First let’s just look at the spectral correlation function for rectangular-pulse BPSK in additive white Gaussian noise and in alpha-stable impulsive noise. We’ll use the known cycle frequencies for the signal, which are harmonics of the bit rate $k/10$ for the non-conjugate spectral correlation function and the doubled carrier plus harmonics of the symbol rate $2(0.05)+ k/10$ for the conjugate spectral correlation function, and a block length of 65536 samples. The resulting non-conjugate and conjugate spectral correlation surfaces are shown in Figure 20. All is normal.

Next we process this same BPSK signal but switch the AWGN for impulsive noise with $\alpha = 1.5$, $\beta = 0$, $\gamma = 1$, and $\delta = 0$. The resulting surfaces are shown in Figure 21, where, again, the true cycle frequencies are used. Clearly the spectral correlation is highly distorted by the presence of the impulse-like spikes in the alpha-stable noise.

But there is no need to create a theory around correntropy, wantonly mixing together a bunch of higher-order cyclic moments, to accommodate impulsive noise. As I’ve described before, you can simply detect and remove the worst of the impulses, and proceed with whatever CSP algorithms you wish after that. This isn’t difficult signal processing. The simple impulse-detection-and-removal algorithm removes a couple hundred impulses (and removes zero impulses when applied to the BPSK-in-AWGN signal above), leading to the surfaces shown in Figure 22.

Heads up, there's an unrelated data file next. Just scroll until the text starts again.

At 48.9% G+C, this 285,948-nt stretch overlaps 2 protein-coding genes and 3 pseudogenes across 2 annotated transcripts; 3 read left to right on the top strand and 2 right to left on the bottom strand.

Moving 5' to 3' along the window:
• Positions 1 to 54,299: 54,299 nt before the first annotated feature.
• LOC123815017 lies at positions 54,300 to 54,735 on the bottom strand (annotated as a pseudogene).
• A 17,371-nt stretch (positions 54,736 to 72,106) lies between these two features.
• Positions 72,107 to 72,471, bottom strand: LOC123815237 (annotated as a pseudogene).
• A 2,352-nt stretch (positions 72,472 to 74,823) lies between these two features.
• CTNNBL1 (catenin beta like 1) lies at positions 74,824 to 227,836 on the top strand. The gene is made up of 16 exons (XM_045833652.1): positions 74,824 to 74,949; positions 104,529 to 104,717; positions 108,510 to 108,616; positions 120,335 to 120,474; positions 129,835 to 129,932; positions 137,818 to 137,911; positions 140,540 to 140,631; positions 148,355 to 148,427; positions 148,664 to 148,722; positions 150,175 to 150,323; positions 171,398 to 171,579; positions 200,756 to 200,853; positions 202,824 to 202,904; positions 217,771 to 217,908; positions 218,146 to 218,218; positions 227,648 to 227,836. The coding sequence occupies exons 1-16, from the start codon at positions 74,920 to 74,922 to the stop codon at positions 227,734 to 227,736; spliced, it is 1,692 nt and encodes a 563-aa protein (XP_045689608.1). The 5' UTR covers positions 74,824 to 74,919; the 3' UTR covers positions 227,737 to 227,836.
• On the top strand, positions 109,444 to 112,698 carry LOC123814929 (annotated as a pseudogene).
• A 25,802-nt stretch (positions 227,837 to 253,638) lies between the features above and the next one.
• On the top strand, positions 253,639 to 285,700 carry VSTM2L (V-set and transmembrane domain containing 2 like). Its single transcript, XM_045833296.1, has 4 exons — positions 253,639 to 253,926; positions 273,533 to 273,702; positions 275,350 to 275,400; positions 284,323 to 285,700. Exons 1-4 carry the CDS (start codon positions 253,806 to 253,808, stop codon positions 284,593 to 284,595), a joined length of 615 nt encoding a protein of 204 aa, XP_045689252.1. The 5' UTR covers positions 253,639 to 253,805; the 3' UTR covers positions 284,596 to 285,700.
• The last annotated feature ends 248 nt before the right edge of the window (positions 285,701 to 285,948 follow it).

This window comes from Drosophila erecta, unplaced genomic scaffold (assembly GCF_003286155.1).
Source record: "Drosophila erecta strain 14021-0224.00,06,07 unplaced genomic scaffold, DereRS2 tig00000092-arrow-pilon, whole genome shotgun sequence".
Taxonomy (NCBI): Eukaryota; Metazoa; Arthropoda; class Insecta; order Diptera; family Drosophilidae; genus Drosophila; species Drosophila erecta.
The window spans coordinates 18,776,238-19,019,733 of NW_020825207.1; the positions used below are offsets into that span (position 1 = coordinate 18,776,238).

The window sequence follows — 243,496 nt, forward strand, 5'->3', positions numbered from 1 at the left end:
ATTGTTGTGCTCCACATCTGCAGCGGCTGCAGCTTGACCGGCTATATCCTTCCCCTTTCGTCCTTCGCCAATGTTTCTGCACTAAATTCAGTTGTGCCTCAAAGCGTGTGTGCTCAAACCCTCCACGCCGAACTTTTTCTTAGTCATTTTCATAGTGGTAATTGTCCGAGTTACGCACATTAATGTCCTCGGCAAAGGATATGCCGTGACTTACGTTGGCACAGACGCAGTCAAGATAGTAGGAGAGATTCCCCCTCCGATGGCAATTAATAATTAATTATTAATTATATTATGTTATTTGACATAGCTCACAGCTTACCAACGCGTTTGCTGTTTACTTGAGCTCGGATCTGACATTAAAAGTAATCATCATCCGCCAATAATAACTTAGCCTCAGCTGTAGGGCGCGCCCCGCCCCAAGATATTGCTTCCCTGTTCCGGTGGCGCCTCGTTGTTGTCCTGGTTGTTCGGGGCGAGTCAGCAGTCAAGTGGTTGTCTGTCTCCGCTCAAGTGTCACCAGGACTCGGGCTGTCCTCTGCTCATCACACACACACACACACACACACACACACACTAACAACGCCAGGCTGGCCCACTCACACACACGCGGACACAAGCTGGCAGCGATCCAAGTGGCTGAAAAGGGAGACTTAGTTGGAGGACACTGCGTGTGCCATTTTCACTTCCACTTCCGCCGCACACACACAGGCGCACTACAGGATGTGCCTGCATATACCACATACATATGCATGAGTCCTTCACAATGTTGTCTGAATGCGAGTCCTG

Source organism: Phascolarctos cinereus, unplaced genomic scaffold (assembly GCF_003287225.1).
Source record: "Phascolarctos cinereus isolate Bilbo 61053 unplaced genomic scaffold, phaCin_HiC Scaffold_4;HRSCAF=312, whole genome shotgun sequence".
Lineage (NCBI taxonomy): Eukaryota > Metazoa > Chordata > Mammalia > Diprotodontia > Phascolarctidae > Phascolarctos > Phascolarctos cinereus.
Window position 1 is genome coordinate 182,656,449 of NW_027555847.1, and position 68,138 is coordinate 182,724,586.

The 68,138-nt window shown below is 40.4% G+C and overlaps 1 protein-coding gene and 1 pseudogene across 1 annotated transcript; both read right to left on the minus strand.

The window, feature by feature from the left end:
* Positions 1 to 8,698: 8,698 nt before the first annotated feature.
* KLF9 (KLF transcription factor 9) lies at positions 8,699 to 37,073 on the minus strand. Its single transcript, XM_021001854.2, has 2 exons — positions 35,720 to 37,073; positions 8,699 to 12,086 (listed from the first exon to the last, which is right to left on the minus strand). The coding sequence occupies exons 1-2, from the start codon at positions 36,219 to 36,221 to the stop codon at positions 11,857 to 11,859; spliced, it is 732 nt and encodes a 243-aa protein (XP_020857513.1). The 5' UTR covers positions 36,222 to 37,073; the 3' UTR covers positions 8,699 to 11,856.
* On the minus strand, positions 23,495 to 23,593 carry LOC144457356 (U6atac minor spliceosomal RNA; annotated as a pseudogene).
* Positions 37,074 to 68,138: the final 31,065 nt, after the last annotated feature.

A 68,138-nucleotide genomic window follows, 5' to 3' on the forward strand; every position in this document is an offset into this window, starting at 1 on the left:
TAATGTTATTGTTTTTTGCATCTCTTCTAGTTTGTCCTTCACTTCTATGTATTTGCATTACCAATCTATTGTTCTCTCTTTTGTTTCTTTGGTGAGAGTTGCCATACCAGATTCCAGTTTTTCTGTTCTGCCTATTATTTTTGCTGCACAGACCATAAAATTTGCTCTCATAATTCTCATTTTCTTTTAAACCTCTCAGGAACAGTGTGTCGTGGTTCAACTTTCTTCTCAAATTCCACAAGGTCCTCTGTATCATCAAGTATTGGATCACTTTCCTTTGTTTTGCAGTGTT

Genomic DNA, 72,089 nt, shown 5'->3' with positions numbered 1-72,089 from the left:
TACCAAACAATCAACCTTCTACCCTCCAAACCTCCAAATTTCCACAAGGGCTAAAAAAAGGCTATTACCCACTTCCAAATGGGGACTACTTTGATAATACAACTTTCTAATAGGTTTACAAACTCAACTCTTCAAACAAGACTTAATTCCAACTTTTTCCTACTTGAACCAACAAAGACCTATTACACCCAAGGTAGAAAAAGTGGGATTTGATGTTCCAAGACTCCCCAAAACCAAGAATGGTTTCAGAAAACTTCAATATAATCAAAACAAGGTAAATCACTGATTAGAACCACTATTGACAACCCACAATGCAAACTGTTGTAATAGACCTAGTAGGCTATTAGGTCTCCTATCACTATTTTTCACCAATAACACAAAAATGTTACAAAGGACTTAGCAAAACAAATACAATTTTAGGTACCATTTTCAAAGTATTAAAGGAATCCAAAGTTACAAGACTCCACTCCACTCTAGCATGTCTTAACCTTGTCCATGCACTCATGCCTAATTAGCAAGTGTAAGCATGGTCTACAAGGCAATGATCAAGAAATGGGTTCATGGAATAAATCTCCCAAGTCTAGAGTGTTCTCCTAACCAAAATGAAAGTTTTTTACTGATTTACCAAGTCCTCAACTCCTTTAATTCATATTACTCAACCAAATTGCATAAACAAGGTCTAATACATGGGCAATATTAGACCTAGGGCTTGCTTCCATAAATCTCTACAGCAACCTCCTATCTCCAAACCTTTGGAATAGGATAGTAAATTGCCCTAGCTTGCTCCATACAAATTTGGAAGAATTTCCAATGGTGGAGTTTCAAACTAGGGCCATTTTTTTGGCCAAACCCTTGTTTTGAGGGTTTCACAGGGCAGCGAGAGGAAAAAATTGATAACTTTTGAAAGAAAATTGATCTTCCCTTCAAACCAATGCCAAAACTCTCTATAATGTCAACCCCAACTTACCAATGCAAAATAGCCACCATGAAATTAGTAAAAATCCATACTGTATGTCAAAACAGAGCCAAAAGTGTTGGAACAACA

As a final indication that simple signal processing can effectively handle impulsive noise, the mitigated BPSK signal is subjected to blind CSP using the SSCA. This results in a set of estimated cycle frequencies. When using those, we obtain the surface shown in Figure 23, which is nearly identical to that obtained in Figure 22 where the true exact cycle frequencies are used.

Next, we show some cyclic correntropy profile results from our own processing. I’ll display the cyclic correntropy spectral density (CCSD) function from the original cyclic correntropy post. It is similar to the cyclic correntropy profile used by the authors of The Literature [R173].

First we consider a real-valued BPSK signal with bit rate $1/128$ and carrier frequency of $1/128$. The cyclic correntropy profile is shown in Figure 24 for a block length of $16384$ samples. Note that since the doubled carrier frequency is equal to the second harmonic of the bit rate, all the cycle frequencies in the profile lie on the grid $k/128$. This is an unusual (perhaps pathological) case–I typically refer to these kinds of parameter choices as ‘magic numbers.’ Another example is when all the parameters of a signal are equal to multiples of reciprocals of dyadic numbers, such as $k/2^M$, and signal processing algorithms are applied that exclusively use FFTs of lengths $2^N$. So all cycle frequencies are ‘on bin center.’